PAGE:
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Why small investors must avoid gilt funds

June 05, 2019 15:10 IST

If you are a retail investor, you can allocate a portion of the portfolio to the medium- to long-term debt fund category instead of gilt funds.

Illustration: Uttam Ghosh/Rediff.com

Gilt and long-duration funds are giving double-digit returns as there are expectations that the Reserve Bank of India (RBI) will go for a rate cut in June.

Gilts and longer-duration papers are highly sensitive to interest rate movements and the returns shoot up as rates fall.

 

The one-year average returns from gilt funds are at 10.18 per cent.

In the same duration, the returns from the other gilt category - 10-year constant duration - are at 11.85 per cent.

There is also the newly introduced long-duration debt category, which has given 11.53 per cent returns in the past year.

The three categories have also given higher returns than other funds in the short term - one month and three months.

According to Soumya Kanti Ghosh, group chief economic adviser at SBI, the RBI can go for a rate cut of 35-50 basis points.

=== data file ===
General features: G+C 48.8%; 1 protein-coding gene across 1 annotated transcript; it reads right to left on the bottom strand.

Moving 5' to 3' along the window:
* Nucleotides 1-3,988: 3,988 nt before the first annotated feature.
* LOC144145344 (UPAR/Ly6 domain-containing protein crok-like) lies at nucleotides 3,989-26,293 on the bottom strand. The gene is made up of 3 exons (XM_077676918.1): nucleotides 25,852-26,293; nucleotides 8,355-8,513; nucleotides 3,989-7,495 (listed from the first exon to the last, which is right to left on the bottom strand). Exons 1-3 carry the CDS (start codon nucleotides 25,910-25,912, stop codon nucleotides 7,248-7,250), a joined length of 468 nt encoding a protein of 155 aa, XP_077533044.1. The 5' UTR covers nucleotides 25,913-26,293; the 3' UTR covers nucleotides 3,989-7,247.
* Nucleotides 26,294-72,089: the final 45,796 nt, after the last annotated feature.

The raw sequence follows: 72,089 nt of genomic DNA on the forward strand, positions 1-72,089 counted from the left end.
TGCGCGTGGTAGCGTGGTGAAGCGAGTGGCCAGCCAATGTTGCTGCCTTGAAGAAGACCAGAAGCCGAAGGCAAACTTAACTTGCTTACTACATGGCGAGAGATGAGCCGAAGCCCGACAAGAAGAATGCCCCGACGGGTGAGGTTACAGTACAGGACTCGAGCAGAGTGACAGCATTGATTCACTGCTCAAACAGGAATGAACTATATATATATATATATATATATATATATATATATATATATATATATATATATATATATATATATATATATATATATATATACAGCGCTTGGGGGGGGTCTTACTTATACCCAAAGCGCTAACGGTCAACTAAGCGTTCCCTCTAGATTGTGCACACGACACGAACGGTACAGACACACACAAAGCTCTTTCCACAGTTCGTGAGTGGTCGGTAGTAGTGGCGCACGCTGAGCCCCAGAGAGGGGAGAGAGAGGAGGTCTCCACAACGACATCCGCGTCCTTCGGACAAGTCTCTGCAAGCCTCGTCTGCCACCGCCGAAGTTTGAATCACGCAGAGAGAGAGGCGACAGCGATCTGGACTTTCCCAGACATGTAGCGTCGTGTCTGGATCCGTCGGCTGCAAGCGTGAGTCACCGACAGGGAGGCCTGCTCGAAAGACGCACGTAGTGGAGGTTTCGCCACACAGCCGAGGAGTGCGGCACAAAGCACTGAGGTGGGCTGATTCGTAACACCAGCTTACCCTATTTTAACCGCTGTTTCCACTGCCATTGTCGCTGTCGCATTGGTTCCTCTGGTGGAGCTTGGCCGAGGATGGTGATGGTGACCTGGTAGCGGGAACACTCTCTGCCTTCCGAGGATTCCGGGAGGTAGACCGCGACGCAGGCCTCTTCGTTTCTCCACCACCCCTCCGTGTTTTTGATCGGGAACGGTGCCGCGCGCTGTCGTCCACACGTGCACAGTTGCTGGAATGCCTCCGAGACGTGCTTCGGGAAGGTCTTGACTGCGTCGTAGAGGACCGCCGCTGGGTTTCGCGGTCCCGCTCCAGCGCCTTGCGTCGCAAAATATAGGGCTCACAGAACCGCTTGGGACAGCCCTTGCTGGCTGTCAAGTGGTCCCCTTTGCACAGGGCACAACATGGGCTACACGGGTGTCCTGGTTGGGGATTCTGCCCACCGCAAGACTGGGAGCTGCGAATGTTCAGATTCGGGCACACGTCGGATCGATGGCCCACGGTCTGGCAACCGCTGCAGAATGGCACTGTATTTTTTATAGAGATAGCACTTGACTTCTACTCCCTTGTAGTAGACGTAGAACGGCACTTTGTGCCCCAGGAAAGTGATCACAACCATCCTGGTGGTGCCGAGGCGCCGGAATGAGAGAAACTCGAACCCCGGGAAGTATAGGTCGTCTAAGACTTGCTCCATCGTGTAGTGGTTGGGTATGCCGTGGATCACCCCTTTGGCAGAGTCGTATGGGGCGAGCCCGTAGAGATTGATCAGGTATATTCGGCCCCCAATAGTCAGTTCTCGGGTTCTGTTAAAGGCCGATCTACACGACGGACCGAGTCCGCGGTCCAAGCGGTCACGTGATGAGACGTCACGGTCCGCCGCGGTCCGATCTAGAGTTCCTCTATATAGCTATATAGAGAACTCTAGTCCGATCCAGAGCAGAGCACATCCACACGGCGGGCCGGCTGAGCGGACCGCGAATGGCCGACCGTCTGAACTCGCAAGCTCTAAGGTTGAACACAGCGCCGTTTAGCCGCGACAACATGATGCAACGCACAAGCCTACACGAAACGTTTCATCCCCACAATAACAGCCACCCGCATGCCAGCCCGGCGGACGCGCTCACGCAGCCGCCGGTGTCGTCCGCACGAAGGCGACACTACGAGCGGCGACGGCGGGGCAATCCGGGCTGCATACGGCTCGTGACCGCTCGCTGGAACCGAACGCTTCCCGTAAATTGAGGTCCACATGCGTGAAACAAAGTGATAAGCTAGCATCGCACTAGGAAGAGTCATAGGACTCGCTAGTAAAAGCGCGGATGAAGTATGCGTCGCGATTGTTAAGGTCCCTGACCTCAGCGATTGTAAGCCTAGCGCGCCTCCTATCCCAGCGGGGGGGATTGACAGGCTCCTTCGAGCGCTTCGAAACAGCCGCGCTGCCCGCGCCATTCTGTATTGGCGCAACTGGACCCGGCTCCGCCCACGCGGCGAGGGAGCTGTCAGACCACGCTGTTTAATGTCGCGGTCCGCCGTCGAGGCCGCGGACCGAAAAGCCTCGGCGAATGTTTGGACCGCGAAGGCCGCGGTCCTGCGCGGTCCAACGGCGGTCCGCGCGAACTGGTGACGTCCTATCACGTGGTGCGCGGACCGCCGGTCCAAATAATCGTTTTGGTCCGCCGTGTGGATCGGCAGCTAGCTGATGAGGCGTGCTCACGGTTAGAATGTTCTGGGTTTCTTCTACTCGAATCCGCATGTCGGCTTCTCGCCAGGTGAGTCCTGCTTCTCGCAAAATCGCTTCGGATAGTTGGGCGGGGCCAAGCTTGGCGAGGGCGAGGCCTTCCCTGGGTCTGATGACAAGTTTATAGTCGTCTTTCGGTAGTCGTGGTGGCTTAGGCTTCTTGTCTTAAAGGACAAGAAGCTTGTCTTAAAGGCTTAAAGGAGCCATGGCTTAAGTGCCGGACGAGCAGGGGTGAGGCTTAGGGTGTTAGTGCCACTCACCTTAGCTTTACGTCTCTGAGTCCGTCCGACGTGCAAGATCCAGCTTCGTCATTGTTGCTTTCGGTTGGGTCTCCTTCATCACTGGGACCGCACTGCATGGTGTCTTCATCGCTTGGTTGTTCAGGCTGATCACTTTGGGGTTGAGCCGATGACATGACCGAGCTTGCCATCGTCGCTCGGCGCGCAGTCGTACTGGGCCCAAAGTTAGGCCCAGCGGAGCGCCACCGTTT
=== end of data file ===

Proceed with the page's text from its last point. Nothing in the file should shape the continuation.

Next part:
“Gilts may give double-digit returns in the near future, but we ask retail investors to stay away from the category as its highly volatile,” says Vidya Bala, head, Mutual Funds Research, FundsIndia.

The returns from gilt funds could remain in double digits or higher than other debt fund categories if the rates fall.

But if they don’t, the returns could even take a beating.

“The entry and exit have to be tactical, which retail investors cannot do on their own. Unless an investor has a financial planner, the category is best avoided,” says Malhar Majumder, partner and consultant at Positive Vibes Consulting & Advisory.

A basic principle to follow when investing in a debt fund is to match the investment horizon with the average portfolio maturity of the fund category.

If an individual’s investment horizon, for example, is one to three years, he can look at short-duration funds.

“After Sebi’s categorisation of mutual funds, fund managers can change the average maturity of gilt funds depending on the interest rate calls.

"But as the categorisation has recently happened, we don’t have track records of funds that have been able to perform under different interest rate scenarios,” says Kaustubh Belapurkar, director, fund research, Morningstar Investment Advisor India.

If you are a retail investor, you can allocate a portion of the portfolio to the medium- to long-term debt fund category instead of gilt funds.

“Funds in this category have an average portfolio maturity between four and seven years and hold gilts along with other papers.

"They may not shoot up like gilts but an investor won’t face high volatility either,” says Suresh Sada­gopan, founder, Ladder7 Financial Advisories.

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Tinesh Bhasin
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